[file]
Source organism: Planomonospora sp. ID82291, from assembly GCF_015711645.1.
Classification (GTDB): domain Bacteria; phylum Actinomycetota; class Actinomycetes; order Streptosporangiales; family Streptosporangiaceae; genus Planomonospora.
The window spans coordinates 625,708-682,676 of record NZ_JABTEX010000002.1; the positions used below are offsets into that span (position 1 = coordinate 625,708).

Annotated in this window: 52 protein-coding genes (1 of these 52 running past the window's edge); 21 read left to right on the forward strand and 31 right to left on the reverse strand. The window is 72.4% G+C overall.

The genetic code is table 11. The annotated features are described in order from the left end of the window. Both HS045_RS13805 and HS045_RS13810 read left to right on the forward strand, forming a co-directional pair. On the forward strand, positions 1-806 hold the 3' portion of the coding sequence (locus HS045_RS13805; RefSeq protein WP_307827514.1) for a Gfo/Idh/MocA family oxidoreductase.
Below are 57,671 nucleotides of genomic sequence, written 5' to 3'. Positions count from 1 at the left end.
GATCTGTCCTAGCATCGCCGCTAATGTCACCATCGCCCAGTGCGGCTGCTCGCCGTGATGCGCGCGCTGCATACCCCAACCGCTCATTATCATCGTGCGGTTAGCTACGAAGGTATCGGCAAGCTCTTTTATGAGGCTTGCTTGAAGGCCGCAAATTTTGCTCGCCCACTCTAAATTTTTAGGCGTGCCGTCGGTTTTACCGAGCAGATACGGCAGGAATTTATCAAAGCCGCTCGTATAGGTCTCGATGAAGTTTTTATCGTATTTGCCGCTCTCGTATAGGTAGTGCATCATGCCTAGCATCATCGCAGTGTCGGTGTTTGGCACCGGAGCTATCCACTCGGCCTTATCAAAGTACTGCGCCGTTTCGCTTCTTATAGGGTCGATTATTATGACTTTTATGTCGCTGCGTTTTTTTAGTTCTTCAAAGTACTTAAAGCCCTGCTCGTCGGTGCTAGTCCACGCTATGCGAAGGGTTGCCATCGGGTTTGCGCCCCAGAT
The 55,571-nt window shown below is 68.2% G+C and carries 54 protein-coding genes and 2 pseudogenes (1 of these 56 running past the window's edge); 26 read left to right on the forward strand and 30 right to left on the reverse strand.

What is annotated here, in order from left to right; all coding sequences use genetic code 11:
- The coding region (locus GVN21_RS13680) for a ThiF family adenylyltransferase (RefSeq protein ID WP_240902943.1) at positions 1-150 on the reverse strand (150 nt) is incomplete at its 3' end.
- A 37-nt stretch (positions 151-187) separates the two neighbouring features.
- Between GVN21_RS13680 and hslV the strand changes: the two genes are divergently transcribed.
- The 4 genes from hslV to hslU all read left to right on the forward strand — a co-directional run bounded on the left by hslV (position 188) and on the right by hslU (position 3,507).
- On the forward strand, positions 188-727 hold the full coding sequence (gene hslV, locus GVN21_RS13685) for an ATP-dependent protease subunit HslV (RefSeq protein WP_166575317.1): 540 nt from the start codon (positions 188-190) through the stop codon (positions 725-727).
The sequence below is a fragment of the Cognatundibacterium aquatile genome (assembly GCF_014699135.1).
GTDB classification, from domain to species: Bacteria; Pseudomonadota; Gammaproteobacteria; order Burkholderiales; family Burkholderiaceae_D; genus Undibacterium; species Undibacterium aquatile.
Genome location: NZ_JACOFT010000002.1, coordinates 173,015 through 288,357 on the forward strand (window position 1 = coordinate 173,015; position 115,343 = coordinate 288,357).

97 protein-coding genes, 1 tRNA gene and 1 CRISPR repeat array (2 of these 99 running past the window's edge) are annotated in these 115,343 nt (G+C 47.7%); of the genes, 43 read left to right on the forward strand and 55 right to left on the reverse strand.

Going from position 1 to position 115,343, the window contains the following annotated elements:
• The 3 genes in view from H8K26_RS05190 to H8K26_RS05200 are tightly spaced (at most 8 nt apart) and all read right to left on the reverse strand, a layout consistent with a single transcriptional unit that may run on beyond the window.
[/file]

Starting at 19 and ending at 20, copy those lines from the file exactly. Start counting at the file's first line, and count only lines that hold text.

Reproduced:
Going from position 1 to position 115,343, the window contains the following annotated elements:
• The 3 genes in view from H8K26_RS05190 to H8K26_RS05200 are tightly spaced (at most 8 nt apart) and all read right to left on the reverse strand, a layout consistent with a single transcriptional unit that may run on beyond the window.